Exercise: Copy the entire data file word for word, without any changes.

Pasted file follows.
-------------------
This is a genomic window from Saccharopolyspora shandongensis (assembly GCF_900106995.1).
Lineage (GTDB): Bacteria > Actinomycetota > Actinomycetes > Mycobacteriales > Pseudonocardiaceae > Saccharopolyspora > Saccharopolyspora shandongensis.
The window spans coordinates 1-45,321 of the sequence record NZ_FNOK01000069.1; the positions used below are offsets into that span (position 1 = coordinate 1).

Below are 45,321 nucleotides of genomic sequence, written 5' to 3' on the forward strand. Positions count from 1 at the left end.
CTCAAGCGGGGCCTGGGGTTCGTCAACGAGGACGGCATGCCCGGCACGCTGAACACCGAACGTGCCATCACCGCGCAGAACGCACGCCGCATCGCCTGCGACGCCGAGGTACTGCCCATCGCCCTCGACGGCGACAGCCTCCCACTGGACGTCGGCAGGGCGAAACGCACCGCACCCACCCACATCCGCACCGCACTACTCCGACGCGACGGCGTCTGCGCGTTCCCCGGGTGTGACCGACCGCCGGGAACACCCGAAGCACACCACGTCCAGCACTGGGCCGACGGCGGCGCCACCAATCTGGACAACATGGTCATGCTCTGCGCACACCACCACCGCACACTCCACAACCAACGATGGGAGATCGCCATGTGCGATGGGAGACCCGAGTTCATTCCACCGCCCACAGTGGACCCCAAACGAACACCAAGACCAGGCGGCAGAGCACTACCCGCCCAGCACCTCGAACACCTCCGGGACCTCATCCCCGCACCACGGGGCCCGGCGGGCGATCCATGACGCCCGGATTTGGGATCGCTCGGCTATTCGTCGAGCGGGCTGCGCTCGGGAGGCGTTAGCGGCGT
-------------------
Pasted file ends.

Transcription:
This is a genomic window from Saccharopolyspora shandongensis (assembly GCF_900106995.1).
Lineage (GTDB): Bacteria > Actinomycetota > Actinomycetes > Mycobacteriales > Pseudonocardiaceae > Saccharopolyspora > Saccharopolyspora shandongensis.
The window spans coordinates 1-45,321 of the sequence record NZ_FNOK01000069.1; the positions used below are offsets into that span (position 1 = coordinate 1).

Below are 45,321 nucleotides of genomic sequence, written 5' to 3' on the forward strand. Positions count from 1 at the left end.
CTCAAGCGGGGCCTGGGGTTCGTCAACGAGGACGGCATGCCCGGCACGCTGAACACCGAACGTGCCATCACCGCGCAGAACGCACGCCGCATCGCCTGCGACGCCGAGGTACTGCCCATCGCCCTCGACGGCGACAGCCTCCCACTGGACGTCGGCAGGGCGAAACGCACCGCACCCACCCACATCCGCACCGCACTACTCCGACGCGACGGCGTCTGCGCGTTCCCCGGGTGTGACCGACCGCCGGGAACACCCGAAGCACACCACGTCCAGCACTGGGCCGACGGCGGCGCCACCAATCTGGACAACATGGTCATGCTCTGCGCACACCACCACCGCACACTCCACAACCAACGATGGGAGATCGCCATGTGCGATGGGAGACCCGAGTTCATTCCACCGCCCACAGTGGACCCCAAACGAACACCAAGACCAGGCGGCAGAGCACTACCCGCCCAGCACCTCGAACACCTCCGGGACCTCATCCCCGCACCACGGGGCCCGGCGGGCGATCCATGACGCCCGGATTTGGGATCGCTCGGCTATTCGTCGAGCGGGCTGCGCTCGGGAGGCGTTAGCGGCGT